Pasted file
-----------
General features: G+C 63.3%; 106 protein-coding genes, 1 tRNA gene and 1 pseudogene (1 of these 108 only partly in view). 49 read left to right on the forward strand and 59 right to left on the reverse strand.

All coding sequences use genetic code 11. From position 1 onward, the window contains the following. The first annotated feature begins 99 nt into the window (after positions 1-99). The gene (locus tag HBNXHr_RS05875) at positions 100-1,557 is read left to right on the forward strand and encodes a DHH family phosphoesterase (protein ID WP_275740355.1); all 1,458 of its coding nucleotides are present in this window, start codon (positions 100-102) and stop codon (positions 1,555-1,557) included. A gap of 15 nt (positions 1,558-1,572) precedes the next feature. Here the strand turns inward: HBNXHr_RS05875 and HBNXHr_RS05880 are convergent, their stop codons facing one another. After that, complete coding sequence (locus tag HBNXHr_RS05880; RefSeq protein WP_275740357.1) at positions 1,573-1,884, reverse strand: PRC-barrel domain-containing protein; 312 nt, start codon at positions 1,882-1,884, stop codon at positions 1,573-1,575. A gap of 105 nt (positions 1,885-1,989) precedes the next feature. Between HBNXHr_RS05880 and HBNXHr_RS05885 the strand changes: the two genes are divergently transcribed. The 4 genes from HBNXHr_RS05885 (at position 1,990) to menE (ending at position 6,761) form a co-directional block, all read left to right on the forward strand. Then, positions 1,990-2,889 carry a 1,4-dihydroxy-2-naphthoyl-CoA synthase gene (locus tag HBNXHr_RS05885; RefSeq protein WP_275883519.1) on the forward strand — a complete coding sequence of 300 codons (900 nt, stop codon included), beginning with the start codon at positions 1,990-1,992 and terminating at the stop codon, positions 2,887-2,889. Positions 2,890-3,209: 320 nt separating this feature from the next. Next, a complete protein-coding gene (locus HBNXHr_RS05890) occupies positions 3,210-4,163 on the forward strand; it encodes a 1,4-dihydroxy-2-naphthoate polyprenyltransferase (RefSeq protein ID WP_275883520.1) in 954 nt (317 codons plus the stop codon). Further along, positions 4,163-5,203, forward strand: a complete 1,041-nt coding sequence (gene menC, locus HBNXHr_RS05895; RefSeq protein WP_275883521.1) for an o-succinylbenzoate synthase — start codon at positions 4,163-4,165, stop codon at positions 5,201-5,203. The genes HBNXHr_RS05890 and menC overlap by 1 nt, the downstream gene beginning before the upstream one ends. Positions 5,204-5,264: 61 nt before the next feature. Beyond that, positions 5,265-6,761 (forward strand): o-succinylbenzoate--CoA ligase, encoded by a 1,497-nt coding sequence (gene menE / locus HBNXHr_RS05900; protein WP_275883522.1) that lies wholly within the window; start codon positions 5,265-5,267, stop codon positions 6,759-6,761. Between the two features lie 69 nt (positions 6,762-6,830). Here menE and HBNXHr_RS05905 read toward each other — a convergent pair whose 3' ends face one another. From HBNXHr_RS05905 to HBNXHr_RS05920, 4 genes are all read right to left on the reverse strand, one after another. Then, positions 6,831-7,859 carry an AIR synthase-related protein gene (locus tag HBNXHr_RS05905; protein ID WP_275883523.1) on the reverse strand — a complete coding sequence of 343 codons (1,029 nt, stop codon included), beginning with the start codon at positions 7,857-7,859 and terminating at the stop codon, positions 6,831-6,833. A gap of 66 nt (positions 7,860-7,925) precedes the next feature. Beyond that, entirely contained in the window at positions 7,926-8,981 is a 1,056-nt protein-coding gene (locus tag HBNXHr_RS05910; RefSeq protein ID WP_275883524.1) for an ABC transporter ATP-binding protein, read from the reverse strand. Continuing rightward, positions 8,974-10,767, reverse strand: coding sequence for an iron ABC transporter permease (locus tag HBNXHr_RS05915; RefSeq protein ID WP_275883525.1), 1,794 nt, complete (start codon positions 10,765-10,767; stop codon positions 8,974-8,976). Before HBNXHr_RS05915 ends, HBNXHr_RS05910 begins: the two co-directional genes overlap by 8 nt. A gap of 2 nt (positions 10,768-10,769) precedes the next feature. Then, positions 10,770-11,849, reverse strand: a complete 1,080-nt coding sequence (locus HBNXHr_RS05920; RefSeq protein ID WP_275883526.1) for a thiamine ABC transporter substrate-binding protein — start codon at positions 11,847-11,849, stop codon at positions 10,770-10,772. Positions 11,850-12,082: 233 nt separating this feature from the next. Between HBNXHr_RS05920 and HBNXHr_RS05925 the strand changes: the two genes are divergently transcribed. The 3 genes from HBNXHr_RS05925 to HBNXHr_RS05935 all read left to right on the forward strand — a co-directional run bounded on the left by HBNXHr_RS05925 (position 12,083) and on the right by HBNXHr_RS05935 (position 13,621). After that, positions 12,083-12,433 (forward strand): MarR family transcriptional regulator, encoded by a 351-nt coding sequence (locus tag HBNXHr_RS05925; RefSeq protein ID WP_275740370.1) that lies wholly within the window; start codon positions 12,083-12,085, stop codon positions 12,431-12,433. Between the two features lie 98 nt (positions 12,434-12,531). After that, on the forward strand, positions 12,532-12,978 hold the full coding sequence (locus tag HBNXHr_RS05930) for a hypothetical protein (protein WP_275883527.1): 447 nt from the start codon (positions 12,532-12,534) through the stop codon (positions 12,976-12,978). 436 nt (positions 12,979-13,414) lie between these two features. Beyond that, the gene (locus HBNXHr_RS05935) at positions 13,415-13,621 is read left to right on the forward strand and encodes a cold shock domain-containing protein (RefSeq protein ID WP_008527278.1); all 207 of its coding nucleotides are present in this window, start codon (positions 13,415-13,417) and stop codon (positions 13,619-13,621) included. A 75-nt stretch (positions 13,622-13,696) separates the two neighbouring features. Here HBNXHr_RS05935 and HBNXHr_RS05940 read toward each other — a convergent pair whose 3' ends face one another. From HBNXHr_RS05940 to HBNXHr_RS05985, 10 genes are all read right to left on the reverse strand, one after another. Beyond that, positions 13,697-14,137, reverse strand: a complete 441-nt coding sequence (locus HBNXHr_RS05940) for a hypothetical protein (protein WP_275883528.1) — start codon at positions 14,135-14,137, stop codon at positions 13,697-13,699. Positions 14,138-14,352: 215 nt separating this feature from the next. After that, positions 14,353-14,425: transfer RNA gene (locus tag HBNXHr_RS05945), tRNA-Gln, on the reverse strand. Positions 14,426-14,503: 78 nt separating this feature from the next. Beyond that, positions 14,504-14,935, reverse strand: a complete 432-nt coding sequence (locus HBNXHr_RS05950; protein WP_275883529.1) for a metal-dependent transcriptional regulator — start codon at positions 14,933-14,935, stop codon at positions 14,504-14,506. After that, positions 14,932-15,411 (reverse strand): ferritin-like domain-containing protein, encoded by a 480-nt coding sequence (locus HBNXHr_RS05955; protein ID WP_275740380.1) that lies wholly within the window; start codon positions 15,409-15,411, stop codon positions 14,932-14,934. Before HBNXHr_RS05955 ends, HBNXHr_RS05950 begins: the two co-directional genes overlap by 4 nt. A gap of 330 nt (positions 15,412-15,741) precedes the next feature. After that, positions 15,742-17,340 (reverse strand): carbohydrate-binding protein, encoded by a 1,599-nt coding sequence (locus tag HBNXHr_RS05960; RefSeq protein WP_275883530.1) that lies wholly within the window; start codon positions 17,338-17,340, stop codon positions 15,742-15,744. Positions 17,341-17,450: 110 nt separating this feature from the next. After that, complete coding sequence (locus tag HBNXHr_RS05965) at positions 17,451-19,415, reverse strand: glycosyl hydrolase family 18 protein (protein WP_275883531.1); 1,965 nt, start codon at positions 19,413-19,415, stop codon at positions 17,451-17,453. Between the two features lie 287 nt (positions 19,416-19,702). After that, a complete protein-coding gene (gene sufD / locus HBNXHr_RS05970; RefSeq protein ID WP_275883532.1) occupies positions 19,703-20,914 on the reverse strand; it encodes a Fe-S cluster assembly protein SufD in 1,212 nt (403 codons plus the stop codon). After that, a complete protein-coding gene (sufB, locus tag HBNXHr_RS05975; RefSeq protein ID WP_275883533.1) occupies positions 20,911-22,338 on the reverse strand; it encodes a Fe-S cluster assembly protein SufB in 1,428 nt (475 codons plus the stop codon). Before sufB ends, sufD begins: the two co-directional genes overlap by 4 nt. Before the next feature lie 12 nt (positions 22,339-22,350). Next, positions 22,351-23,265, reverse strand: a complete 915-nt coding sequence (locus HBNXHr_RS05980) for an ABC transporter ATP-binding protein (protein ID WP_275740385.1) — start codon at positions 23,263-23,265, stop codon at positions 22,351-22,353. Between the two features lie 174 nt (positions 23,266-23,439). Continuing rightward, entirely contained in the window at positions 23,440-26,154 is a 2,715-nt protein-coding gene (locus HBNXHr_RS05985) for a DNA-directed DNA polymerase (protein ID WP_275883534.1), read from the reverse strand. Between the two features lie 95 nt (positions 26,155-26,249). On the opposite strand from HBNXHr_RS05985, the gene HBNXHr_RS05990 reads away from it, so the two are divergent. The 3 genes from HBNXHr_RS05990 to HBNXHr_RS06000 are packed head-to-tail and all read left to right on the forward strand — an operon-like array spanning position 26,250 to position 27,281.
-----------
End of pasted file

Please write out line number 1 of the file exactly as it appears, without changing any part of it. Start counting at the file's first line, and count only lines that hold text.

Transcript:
General features: G+C 63.3%; 106 protein-coding genes, 1 tRNA gene and 1 pseudogene (1 of these 108 only partly in view). 49 read left to right on the forward strand and 59 right to left on the reverse strand.